It’s Alright To Cry/You Might Feel Better, Baby


Four days after Christmas one of my teeth sheared off at the gum line. I was eating a cinnamon roll I should've left alone and I tried to fish out my crown-with-my-tooth-inside before I swallowed it. The jagged edges of whatever was left began tearing at my tongue immediately. My family was visiting and I was so mad and frustrated. I didn't say anything because I just didn't want to talk about it. A week later I sat in the dentist chair and fought back shame tears while trying to sort out how to stop the hygienist from trying to make me feel better. 


"Oh! How many kids do you have?! In the old days you'd lose a tooth with every kid!".

"Well… I mean, I parent 6…"

"See! These things happen."

"Right. I mean. Well, I didn't have… I mean. Never mind."


My teeth and I have a complicated relationship. I had my first abscessed molar at overnight camp when I was 11. At 24, my fresh-faced, Mormon dentist pulled two molars and all my wisdom teeth in a single visit. Last Christmas, I went in for a root canal and ended up (three visits later) with a raging infection moving down my neck and another extraction. I'm now left with far fewer teeth than my children, a lengthy "treatment plan", and the sinking feeling that my none of this will improve with time. The dentist tells me my teeth look great. I roll my eyes.

"The remaining ones, I'm assuming?" 

The truth is, I'm embarrassed. I can't seem to prevent my teeth from falling out. Conversely, why do I care about so deeply about something I can't control? Up until this point, the impact has been mostly cosmetic. The first is just wallowing. The second is obviously the classism and respectability politicking that has conditioned my ego to wince. I will get over the first. The second is harder. It bugs me that I'm so eager to replace what's gone. And the replacement will mean sacrifice, which deepens the guilt. We are down to one vehicle and now I commute for the work week. We were hoping to take a trip with the kids. I joke about it.  It doesn't help.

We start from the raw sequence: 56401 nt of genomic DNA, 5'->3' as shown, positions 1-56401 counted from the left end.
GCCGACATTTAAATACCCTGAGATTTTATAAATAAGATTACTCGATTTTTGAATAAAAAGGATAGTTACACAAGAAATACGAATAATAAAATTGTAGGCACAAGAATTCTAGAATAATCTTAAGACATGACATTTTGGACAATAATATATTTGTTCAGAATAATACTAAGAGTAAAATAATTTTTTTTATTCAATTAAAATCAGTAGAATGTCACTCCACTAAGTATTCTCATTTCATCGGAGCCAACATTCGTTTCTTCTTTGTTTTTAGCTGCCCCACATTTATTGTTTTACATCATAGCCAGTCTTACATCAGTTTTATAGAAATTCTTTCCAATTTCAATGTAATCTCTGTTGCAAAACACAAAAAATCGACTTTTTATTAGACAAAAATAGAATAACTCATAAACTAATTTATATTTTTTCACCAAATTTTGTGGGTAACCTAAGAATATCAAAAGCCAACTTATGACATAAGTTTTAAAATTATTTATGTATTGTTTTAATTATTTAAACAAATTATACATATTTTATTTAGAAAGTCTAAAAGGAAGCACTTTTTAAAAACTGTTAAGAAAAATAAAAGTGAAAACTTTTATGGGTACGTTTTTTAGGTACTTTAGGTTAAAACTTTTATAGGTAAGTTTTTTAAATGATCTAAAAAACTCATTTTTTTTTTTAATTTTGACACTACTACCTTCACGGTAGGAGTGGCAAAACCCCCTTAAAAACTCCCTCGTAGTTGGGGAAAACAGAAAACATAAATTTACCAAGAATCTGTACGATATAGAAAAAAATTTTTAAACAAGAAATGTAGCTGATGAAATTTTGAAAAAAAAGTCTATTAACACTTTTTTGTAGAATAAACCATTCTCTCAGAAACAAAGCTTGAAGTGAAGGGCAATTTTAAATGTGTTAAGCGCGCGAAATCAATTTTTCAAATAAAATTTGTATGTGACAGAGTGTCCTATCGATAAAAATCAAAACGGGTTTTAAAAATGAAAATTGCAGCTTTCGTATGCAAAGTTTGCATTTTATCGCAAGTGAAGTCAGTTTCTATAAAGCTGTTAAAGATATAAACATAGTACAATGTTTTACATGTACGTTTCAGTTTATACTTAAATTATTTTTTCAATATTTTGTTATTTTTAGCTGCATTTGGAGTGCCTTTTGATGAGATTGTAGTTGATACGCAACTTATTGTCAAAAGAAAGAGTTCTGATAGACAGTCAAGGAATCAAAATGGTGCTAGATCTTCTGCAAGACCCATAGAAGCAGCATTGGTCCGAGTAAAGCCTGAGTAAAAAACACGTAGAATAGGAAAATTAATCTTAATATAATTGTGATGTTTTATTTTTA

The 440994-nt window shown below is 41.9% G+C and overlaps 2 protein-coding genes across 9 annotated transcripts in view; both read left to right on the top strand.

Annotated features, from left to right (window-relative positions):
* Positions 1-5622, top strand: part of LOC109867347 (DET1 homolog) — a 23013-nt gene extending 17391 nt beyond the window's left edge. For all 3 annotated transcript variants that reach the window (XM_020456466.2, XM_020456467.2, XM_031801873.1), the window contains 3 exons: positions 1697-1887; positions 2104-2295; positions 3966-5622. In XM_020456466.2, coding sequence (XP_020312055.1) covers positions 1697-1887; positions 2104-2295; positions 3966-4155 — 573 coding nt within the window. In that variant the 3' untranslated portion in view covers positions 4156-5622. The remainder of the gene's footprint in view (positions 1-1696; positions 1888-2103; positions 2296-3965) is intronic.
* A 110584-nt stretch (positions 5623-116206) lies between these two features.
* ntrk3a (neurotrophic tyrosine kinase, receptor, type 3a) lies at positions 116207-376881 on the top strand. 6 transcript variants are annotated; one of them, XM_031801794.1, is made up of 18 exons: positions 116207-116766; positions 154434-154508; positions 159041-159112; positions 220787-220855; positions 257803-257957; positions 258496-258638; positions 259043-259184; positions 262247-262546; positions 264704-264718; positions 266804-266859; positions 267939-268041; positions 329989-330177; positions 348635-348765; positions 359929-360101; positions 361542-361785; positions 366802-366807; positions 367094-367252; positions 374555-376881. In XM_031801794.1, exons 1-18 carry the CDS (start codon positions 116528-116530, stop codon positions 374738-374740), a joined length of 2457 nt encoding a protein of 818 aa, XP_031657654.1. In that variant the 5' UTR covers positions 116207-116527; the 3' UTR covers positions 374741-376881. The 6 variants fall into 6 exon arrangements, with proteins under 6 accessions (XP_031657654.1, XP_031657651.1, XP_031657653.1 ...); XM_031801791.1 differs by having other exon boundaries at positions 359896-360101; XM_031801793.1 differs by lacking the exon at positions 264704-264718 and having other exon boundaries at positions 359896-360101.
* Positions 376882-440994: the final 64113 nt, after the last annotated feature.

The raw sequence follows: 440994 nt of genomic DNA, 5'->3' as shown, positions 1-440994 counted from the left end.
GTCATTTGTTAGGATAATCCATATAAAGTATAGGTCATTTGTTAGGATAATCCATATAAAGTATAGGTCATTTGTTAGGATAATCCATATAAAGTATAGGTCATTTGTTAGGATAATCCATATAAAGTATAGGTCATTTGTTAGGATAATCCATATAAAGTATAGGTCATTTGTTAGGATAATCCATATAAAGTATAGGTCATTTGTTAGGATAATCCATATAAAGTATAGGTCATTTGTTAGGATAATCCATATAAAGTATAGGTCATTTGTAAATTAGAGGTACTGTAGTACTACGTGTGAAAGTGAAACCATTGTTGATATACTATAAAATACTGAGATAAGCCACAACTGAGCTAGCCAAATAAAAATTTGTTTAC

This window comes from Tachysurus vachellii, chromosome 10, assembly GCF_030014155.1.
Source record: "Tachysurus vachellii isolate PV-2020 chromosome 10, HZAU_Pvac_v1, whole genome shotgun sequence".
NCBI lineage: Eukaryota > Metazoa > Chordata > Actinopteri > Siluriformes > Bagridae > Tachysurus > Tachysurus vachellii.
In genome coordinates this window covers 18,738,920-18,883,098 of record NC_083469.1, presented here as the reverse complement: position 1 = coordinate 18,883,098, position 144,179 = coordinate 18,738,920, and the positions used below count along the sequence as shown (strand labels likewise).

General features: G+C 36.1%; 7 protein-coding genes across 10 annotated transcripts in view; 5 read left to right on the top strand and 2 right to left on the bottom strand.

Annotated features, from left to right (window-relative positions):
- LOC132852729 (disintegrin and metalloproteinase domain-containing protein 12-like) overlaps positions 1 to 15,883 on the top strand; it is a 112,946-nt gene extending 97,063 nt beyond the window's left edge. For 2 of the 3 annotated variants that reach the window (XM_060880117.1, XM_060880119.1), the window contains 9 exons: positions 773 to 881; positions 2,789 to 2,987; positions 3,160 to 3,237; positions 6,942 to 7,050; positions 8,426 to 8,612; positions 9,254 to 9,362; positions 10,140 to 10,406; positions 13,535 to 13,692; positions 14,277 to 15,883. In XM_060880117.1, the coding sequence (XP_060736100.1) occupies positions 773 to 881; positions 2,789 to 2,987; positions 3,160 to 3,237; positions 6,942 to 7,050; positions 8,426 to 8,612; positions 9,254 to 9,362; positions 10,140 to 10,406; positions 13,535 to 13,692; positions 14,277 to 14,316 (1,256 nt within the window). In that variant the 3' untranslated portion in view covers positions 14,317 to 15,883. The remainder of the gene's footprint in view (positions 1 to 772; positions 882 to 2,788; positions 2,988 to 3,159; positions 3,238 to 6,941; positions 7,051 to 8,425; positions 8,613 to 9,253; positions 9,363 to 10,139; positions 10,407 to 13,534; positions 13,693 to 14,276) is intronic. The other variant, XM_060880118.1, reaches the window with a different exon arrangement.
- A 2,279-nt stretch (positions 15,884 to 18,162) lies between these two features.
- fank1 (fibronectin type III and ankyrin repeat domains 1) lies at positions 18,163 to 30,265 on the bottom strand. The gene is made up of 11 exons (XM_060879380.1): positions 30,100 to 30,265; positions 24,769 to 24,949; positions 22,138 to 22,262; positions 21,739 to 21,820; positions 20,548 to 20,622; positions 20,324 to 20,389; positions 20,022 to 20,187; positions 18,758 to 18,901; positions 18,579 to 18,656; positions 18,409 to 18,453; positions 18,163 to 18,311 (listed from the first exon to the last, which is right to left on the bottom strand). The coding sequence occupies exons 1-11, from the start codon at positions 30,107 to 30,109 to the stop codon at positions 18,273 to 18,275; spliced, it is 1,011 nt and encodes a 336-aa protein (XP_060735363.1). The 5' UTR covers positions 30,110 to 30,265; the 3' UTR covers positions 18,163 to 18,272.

Of course, it is not lost on me that it's the same vanity and the same respectability I lord over my boys when I send them out into the world. I am consumed with keeping them safe and making sure that they do not give anyone pause. My children bear the breaking responsibility of something they cannot control and cannot fix. In their case, money cannot buy safety. And respectability poisons their capacity for compassion and empathy. They are policed and corralled, even by their own classmates. I am desperate to not kill their spirits. I yell at them for not brushing their teeth. They look at me with knowing eyes. It's not like they don't see me brushing every day. 


When Paul told me to listen to this Brother Ali song, I asked him if I would cry. "In the first 20 seconds", he said. Brother Ali's "Dear Black Son" 

You were a king long before them ships departed
You are not defined by anybody else's crimes
You don't need to answer for what happens in their minds
You are not confined by their imaginary lines
You don't need permission to exist with the divine
In fact, you don't need permission from no one including me

I am surrounded by parenting role models who have married the fierce protection of their children with the abolition of respectability in their homes. I lean on them. Systemic Racism Couldn't Care Less About Your Respectability Politics:

Black love is white supremacy’s greatest fear. Loving the people society has taught us to hate is revolutionary. But that love means nothing without action. We must champion an all-encompassing love for all black people. We should not have to decide who is “worthy” of this radical black love we possess. Rather, we should understand that in order for this love to be revolutionary, it has to identify with black people across the spectrum.

And again… for the people in the way, way back. This is who we are. This is who we've always been. The Heartbeat of Racism is Denial by Ibram X Kendi 

Begin with the eight presidents who held slaves while in the Oval Office. Then consider how Abraham Lincoln urged black people to leave the United States. “Even when you cease to be slaves, you are yet far removed from being placed on an equality with the white race,” Lincoln told five black guests at the White House in 1862. So “it is better for us both, therefore, to be separated.”

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